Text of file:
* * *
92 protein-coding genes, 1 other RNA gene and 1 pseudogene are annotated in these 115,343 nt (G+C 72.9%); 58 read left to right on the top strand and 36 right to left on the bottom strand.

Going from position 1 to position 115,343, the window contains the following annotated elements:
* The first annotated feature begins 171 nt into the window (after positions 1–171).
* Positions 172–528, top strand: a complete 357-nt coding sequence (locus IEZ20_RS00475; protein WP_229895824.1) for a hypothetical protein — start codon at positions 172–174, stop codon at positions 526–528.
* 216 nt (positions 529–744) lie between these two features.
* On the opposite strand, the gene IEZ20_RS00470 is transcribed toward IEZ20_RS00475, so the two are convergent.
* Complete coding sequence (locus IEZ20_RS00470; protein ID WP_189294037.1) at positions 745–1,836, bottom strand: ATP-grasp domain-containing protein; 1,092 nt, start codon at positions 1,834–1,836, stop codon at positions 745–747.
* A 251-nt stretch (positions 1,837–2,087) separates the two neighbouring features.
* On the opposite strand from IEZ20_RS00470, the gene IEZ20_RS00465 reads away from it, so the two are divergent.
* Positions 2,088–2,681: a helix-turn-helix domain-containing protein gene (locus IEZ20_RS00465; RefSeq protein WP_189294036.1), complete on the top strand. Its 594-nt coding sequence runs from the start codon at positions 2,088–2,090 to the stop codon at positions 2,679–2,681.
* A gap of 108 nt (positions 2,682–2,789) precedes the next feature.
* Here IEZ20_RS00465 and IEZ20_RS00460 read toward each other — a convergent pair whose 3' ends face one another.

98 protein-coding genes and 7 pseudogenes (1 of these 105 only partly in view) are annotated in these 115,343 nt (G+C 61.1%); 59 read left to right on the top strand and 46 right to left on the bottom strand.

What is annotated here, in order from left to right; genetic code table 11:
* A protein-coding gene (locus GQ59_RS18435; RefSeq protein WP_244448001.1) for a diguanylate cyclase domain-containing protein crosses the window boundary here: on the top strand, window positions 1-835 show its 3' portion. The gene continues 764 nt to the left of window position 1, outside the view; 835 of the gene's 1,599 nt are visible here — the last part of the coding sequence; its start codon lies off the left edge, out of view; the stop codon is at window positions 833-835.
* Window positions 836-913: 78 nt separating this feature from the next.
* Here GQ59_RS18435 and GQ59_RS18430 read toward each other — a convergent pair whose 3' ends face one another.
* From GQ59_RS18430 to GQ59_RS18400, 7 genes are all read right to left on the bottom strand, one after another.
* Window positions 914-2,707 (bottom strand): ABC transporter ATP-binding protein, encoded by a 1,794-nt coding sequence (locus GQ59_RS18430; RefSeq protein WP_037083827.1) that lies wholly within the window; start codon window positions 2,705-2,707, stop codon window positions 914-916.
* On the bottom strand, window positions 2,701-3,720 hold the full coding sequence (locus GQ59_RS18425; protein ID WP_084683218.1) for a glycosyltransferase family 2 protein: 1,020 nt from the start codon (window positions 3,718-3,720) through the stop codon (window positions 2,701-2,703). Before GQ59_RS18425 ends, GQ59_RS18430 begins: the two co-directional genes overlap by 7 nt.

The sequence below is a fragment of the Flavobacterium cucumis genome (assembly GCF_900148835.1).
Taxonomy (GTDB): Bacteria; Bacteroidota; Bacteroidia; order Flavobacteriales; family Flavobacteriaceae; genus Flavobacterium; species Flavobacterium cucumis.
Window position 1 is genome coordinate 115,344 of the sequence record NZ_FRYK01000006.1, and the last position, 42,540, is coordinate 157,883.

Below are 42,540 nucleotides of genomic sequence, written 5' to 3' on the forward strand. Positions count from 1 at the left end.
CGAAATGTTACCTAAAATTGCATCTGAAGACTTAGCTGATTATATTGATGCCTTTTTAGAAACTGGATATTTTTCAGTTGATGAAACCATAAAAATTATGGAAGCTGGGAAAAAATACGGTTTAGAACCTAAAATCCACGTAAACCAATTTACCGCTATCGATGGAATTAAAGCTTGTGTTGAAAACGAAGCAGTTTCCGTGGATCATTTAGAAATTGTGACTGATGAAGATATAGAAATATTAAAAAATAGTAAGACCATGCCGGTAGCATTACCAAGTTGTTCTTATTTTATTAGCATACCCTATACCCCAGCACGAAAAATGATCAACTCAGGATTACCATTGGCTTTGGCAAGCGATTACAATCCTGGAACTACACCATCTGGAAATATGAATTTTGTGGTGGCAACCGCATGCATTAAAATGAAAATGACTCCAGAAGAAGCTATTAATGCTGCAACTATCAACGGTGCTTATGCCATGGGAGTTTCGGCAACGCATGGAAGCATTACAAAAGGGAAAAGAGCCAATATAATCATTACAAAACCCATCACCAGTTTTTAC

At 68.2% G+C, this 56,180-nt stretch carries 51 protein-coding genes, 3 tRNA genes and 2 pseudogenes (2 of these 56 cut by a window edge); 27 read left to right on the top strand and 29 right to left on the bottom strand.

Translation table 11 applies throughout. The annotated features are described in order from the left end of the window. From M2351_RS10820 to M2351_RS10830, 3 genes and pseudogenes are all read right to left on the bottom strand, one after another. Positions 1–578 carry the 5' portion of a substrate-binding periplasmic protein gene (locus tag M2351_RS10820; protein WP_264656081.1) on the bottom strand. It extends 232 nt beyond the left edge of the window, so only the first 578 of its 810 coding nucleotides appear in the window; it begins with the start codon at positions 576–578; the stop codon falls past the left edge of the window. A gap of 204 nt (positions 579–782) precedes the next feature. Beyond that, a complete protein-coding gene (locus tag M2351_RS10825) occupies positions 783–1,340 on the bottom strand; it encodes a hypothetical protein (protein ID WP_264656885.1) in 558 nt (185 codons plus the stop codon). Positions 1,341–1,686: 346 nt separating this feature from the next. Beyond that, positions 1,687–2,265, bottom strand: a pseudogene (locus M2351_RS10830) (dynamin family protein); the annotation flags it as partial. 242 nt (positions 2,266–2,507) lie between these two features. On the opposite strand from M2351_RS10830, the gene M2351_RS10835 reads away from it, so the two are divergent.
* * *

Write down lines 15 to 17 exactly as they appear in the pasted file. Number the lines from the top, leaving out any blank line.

* A protein-coding gene (locus GQ59_RS18435; RefSeq protein WP_244448001.1) for a diguanylate cyclase domain-containing protein crosses the window boundary here: on the top strand, window positions 1-835 show its 3' portion. The gene continues 764 nt to the left of window position 1, outside the view; 835 of the gene's 1,599 nt are visible here — the last part of the coding sequence; its start codon lies off the left edge, out of view; the stop codon is at window positions 833-835.
* Window positions 836-913: 78 nt separating this feature from the next.
* Here GQ59_RS18435 and GQ59_RS18430 read toward each other — a convergent pair whose 3' ends face one another.